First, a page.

April 4, 2010
Solo travel has really taken off in a big way over recent years. Whether you're fresh out of college or in the throws of a mid-life crisis, the 'gap year' has become something of a de rigueur rite of passage, and you can't always wait around for someone to go with you.
For some intrepid folk, jumping on a plane to somewhere new without a partner, friend or family in tow is about as scary as a trip to the corner shop. It doesn’t phase them at all. They relish the freedom, independence, the ability to change their mind on a whim and not having to compromise on a single thing. But for others, the thought of travelling independently in an unknown place is completely overwhelming. The majority of us probably fall somewhere in between these two extremes, but the truth is that travelling on your own can be a completely life-changing experience. It can build your confidence, teach you to be more resourceful, help you to appreciate your own company, put your life into perspective and show you a good few things about yourself that you might not have realised before – so we urge you to try it at least once! Here are a few dos and don’ts to help ensure your solo trip – whether it’s a week-long city break or a year’s sabbatical – is a happy one.
When you’re travelling alone there’ll be times when you just want to be by yourself – but there’ll be other times when you really will crave the company of other people. Before arriving in a new country or city, find out about the kind of places that make meeting other people easy, so you’ll have somewhere to head for when you arrive. If the bar scene in any given place is not really your thing, then find out about coffee shops that host events, communal eateries or walking tours and so on. Better still, make some friends before you go. There are a number of long-established travel forums on the web where you can hook up with other solo travellers who are heading in the same direction as you. I did this before I embarked on a round-the-world trip and found people who were following a similar itinerary to me. We arranged to meet in various cities along the way, and we’re still friends five years later…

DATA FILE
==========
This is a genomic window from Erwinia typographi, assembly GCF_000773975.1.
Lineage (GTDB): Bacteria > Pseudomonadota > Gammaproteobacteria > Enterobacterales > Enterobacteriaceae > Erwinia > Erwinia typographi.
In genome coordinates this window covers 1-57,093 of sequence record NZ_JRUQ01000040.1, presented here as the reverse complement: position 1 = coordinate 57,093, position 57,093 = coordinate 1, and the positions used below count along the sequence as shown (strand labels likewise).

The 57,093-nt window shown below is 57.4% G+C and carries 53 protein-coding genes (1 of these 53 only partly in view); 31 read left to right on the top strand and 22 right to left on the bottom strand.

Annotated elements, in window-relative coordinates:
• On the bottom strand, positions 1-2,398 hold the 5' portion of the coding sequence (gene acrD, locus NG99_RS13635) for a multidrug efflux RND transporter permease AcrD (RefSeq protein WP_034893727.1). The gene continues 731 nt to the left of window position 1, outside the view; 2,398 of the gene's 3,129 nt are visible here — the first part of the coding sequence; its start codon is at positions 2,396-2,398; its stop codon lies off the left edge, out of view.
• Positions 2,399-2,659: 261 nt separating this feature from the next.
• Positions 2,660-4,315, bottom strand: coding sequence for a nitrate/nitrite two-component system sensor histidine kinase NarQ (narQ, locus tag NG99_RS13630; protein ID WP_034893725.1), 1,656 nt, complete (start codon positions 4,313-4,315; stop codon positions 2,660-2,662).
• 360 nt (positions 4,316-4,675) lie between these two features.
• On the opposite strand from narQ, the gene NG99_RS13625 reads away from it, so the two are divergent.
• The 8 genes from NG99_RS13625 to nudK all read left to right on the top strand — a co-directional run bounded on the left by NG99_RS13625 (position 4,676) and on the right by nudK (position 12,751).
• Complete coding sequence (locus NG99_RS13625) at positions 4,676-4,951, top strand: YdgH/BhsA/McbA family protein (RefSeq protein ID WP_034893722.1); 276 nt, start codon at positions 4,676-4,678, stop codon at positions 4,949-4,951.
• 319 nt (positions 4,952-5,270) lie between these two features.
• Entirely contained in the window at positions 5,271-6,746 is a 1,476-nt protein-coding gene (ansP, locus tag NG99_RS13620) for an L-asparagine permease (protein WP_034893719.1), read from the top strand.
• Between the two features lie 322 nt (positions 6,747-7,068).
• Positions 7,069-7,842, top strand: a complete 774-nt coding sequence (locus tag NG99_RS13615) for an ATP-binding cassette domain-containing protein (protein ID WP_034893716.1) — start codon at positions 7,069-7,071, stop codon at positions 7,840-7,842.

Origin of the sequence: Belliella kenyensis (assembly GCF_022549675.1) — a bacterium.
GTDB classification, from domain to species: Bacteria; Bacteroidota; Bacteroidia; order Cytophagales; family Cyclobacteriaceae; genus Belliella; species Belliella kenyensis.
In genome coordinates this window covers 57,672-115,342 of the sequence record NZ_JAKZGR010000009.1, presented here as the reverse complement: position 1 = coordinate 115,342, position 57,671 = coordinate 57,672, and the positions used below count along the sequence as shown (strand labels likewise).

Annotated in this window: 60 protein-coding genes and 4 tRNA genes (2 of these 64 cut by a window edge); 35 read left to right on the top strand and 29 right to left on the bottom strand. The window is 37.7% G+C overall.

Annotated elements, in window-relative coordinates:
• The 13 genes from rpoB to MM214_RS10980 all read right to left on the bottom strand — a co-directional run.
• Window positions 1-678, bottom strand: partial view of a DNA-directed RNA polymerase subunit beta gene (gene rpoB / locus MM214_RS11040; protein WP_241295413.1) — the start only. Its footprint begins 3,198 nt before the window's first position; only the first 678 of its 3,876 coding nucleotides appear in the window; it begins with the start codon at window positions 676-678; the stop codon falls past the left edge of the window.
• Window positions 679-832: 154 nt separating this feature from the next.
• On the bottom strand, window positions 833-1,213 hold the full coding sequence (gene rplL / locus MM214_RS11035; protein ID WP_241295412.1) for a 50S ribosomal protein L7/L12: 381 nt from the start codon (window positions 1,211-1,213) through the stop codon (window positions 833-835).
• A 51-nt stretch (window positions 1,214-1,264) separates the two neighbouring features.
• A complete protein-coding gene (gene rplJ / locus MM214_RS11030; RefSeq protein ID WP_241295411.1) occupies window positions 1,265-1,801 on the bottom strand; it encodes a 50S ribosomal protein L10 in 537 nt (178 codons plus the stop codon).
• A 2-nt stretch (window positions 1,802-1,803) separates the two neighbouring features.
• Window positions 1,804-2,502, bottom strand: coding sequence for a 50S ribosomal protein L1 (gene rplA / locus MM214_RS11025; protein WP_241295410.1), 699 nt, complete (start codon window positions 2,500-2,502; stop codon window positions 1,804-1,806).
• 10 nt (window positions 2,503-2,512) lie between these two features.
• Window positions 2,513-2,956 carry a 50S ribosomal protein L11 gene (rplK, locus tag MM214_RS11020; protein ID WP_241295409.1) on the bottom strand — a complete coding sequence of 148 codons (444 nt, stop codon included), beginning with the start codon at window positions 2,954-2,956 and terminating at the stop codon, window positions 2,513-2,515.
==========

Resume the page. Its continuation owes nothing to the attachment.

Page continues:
For some people, this will seem like a blindingly obvious piece of advice. Others will simply not consider it, but it has to be said that there is no better way of meeting people on the road than staying in hostels or backpacker hotels, if meeting people is indeed one of your aims. For those who might have a pre-conceived idea about what travellers’ hostels are like, be prepared to have your notions shattered. Yes, you can find a dirty, smelly fleapit in pretty much any city you choose – but you can also find places with single rooms, women-only floors, ensuite-bathrooms, pools, wi-fi, gyms, cafes – you name it. One of the best places I ever stayed at was Gilligan’s in Cairns, Australia. I slept in a comfy non-bunk bed in a huge, spotless 4-person female room with balcony and ensuite bathroom. There were two pools, a launderette, cafe, a tour desk and outdoor deck on site. Another great, super-friendly hostel was the Base in Christchurch, New Zealand, which has an on-site bar, nightclub and BBQ deck. You simply can’t help but get to know people in places like these, especially if you use the services of the hostel for booking activities and tours. Check out Hostelworld.com for an enormous selection of hostels across the globe.
One of the traps that is very easy to fall into when travelling alone is to over-rely on the companionship and advice of other travellers who you meet along the way. There is nothing inherently wrong with this of course, but everybody knows that it’s the local people you meet and interact with who really leave a lasting impression. These are the people who will bring your destination to life, who will infuse an enormous city or rural village with genuine soul, and who will give you an insight and a perspective that you simply won’t get from another traveller. Take every opportunity you can to talk to strangers, even if it means stumbling through bits of a barely-spoken language, communicating by pen and paper, or just sharing a smile. In the town of Hue in Vietnam, I met a restaurant owner whose entire family was deaf and mute. He drew me a picture of his family tree with the ages of all his many siblings, nephews and nieces, and scrawled a huge cross through his father to indicate that he’d passed on! He’s a pretty well-known guy on the Vietnamese tourist trail, but meeting him still put my own life in context and made me look at my surroundings in a whole new way.
Eating by yourself is the bane of the solo traveller’s life. It’s universally recognised as being one of the less enjoyable aspects of travelling alone, but it doesn’t have to be. One of the best ways to take the edge off the conspicuousness you can feel when seated alone in a restaurant is to either eat at a table outside, where you can just blend in with the streetlife, or my personal favourite – find somewhere where you can eat at the counter. Street markets, Italian-style espresso bars, department store food halls (the basement of Takashimaya in Tokyo is incredible for this) and best of all, the American-style diner are all examples of the types of place where you can eat and feel as invisible as you like, or strike up a conversation with a neighbour or counter staff. Those diner servers certainly have some stories to tell…